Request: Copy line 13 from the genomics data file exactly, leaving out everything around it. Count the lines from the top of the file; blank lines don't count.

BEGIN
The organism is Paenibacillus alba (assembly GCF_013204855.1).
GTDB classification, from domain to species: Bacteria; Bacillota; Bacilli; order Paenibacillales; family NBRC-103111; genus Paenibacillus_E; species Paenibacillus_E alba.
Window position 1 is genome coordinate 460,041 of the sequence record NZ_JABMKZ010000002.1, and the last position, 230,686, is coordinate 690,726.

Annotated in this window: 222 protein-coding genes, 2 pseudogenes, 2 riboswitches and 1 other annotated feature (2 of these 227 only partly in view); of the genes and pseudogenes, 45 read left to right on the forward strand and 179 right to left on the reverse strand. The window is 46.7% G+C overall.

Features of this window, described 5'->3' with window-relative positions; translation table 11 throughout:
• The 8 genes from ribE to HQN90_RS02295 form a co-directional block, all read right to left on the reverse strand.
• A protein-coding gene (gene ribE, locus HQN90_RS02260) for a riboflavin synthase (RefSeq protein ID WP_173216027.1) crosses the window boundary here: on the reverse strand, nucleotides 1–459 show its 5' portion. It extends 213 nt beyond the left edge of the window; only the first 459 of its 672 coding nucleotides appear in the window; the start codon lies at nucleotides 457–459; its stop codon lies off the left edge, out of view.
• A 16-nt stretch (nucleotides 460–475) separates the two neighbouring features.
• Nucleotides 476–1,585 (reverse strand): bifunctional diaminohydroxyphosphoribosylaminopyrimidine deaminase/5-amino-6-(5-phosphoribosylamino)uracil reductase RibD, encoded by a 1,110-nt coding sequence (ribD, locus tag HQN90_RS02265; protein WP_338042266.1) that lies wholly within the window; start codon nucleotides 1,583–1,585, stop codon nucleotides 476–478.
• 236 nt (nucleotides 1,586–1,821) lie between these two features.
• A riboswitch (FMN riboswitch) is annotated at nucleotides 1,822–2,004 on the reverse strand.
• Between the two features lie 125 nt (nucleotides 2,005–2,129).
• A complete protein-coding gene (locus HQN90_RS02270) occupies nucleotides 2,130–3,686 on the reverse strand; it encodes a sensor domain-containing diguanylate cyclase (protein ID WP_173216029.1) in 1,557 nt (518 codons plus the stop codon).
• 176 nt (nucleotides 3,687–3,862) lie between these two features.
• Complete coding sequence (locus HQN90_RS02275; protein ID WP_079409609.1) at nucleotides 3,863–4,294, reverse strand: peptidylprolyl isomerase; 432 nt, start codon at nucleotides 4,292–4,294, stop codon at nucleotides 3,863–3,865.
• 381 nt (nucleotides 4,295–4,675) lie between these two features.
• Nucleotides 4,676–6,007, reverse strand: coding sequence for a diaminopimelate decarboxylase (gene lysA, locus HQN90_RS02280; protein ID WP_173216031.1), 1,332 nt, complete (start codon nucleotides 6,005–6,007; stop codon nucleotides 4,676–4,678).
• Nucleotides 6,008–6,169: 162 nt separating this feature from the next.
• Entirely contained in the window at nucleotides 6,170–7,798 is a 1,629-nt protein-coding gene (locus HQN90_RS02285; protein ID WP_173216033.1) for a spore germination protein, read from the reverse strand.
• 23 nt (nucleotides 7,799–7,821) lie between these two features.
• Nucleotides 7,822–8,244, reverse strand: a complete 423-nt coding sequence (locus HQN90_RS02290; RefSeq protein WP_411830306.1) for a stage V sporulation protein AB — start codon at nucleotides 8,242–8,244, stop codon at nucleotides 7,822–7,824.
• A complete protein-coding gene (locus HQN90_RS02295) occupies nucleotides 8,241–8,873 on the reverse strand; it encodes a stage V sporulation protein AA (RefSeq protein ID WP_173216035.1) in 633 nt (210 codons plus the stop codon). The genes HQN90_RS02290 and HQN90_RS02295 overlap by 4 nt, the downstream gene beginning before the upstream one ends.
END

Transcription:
• A complete protein-coding gene (locus HQN90_RS02270) occupies nucleotides 2,130–3,686 on the reverse strand; it encodes a sensor domain-containing diguanylate cyclase (protein ID WP_173216029.1) in 1,557 nt (518 codons plus the stop codon).